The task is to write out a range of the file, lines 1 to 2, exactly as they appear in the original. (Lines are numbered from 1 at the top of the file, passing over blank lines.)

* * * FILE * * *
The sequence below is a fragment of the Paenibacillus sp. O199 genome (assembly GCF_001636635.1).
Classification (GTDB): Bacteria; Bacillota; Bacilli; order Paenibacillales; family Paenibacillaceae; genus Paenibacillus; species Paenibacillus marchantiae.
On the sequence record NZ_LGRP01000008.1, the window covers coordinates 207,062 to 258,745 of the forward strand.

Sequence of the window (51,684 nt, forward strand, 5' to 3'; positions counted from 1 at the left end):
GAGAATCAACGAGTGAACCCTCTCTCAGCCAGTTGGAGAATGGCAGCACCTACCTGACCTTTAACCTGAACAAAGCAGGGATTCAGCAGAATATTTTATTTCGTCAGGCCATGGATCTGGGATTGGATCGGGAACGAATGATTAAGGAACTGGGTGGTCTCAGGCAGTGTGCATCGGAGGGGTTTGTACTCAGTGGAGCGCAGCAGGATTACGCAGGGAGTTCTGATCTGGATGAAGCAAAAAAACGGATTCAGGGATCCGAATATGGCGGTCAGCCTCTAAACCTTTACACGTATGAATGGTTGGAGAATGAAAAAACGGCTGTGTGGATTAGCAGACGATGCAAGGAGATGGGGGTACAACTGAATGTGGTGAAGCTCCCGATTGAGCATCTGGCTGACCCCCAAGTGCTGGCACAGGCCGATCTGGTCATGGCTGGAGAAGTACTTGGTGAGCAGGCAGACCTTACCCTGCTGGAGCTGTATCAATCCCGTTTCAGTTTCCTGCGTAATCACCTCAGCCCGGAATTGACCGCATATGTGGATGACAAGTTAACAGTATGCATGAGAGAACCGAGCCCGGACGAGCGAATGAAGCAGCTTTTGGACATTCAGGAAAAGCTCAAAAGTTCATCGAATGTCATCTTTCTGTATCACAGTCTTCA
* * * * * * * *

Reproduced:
The sequence below is a fragment of the Paenibacillus sp. O199 genome (assembly GCF_001636635.1).
Classification (GTDB): Bacteria; Bacillota; Bacilli; order Paenibacillales; family Paenibacillaceae; genus Paenibacillus; species Paenibacillus marchantiae.